Clarifying the Nature of Psychiatric Diagnoses
Many years ago, I wound up in the emergency department due to kidney failure. I required hospitalization and intensive care. I was rolled, in a bed, to my room. Three years later, I wound up in the emergency department again, this time due to post-traumatic stress symptoms. I required hospitalization and intensive care. Leaving the emergency department, I was handcuffed, placed into the back of a police car and taken to the local inpatient facility.
Did I miss the part where I committed a crime? Are we aware of the unspoken, long-term effects those handcuffs can have on a person who is in crisis?
The Current Approach Retraumatizes Victims
In my time volunteering with NAMI North Carolina, I have learned that some understand the ramifications of how people with mental illness are treated. I will never forget a brief conversation I had with a doctor while calling affiliate members about our public policy meetings. This doctor was furious over me being handcuffed. His ambition was to be at that policy meeting to shed light on the injustice of handcuffing psychiatric patients.
Post-traumatic stress disorder specialists have long understood that a person experiencing a crisis is highly susceptible to forming false beliefs about the self, the world and others. When a person in crisis, due to intense depression or hallucinations, is handcuffed, do we know what that says to a person? I can tell you what it said to me: “You are a criminal, and therefore, you are evil. Therefore, you must be restrained.” This view of myself took over a year to shake off — during a time when viewing myself as evil was the absolute last thing I needed in order to recover.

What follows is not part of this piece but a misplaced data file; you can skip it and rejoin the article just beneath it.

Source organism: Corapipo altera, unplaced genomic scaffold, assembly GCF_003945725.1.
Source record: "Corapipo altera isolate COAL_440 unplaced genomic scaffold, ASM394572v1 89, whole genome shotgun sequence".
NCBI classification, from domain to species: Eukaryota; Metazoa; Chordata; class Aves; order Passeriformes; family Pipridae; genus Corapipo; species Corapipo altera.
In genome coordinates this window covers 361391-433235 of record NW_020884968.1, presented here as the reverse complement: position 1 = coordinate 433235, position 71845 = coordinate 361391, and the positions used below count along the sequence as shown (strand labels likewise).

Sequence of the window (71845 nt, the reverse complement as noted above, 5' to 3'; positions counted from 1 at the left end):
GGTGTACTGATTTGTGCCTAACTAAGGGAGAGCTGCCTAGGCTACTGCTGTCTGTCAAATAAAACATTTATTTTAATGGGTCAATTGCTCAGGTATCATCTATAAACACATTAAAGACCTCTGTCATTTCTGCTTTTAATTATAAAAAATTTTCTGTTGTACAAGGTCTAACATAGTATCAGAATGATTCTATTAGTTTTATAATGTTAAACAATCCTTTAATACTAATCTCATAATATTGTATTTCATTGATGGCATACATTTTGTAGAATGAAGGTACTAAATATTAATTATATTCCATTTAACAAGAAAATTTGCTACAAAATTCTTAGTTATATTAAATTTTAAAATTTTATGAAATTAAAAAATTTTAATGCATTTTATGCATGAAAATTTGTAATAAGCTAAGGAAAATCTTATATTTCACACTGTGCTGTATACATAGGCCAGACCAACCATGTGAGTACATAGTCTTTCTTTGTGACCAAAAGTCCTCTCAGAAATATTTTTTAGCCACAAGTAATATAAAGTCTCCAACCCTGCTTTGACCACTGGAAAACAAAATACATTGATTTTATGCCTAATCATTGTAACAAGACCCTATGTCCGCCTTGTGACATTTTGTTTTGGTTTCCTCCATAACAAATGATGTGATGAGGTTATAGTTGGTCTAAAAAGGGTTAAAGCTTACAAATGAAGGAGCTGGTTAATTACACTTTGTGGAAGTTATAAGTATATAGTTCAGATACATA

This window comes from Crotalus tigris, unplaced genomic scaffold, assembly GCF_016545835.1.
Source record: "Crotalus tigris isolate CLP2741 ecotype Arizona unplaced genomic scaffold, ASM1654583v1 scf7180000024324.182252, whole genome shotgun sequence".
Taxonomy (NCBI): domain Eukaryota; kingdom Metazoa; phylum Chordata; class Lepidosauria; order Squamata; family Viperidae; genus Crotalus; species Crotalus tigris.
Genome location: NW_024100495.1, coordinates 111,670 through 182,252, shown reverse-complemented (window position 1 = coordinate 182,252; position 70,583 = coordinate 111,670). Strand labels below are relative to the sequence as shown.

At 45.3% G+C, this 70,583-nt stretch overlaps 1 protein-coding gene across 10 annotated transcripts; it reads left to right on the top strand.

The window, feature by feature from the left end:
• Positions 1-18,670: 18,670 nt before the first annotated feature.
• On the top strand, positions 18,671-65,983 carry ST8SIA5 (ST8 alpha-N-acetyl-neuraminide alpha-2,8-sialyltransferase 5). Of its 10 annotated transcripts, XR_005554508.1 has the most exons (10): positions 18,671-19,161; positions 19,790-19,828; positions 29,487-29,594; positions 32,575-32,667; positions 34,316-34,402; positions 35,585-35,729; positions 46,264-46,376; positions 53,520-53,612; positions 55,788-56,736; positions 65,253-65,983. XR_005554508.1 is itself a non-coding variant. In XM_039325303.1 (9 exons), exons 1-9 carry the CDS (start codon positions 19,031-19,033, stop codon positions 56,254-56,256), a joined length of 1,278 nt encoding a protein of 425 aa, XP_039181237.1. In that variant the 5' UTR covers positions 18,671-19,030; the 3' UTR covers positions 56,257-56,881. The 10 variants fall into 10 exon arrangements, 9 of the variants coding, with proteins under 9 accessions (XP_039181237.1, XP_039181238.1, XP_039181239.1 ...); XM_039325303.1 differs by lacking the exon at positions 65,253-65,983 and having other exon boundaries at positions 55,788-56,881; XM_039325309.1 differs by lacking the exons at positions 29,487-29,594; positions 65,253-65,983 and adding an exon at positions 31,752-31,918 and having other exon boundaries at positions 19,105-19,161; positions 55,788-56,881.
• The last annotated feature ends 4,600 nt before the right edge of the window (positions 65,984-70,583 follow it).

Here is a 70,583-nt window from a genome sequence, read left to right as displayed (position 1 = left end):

A New Approach Requires Clear Definitions
In the Spring 2019 issue of the NAMI Advocate magazine, Max Guttman wrote that decriminalizing mental illness will require a new approach. And a new approach must include clarified definitions. We must clarify what a psychiatric diagnosis is and what it is not; what it does and what it does not do; and what it implies, and what it does not imply.
What is a psychiatric diagnosis? It is a cluster of symptoms commonly seen in the general population included under a diagnostic label and code. A psychiatric diagnosis describes the thinking processes and behavior patterns commonly seen in, and significantly associated with, that specific label. It implies that a person needs help concerning specific, problematic thought patterns and behaviors.
What is a psychiatric diagnosis not? It is not a comprehensive understanding of who a specific person is. It does not tell us who or what the person loves, it cannot define what the person intends to do in any given moment, and it will not accurately predict the beautifully unique and varied actions of that particular person. Knowing that a person has a psychiatric diagnosis does not imply whether or not that person is a criminal any more than knowing the color of a bird can tell you which species of bird it is.
Toward a Clarified Approach
If we are going to make any headway in the decriminalization of mental illness, we, as an organization, must unite through clarified definitions. As definitions are clarified, unity is established. And a united front is much more powerful than one that is divided or confused. We must be precise, united and bold in standing for the unique nature of each individual. We have to stop perpetuating the myth that a psychiatric diagnosis is simultaneously an identity statement, a case study and a personality profile. The Diagnostic Statistic Manual may tell us how a person might beat some times, but it can not tell us who a person is.
Jordan Parks just completed his Advocacy & Programs internship with NAMI North Carolina and is in recovery from PTSD. He is finishing a B.S. in psychology with a concentration in crisis counseling.
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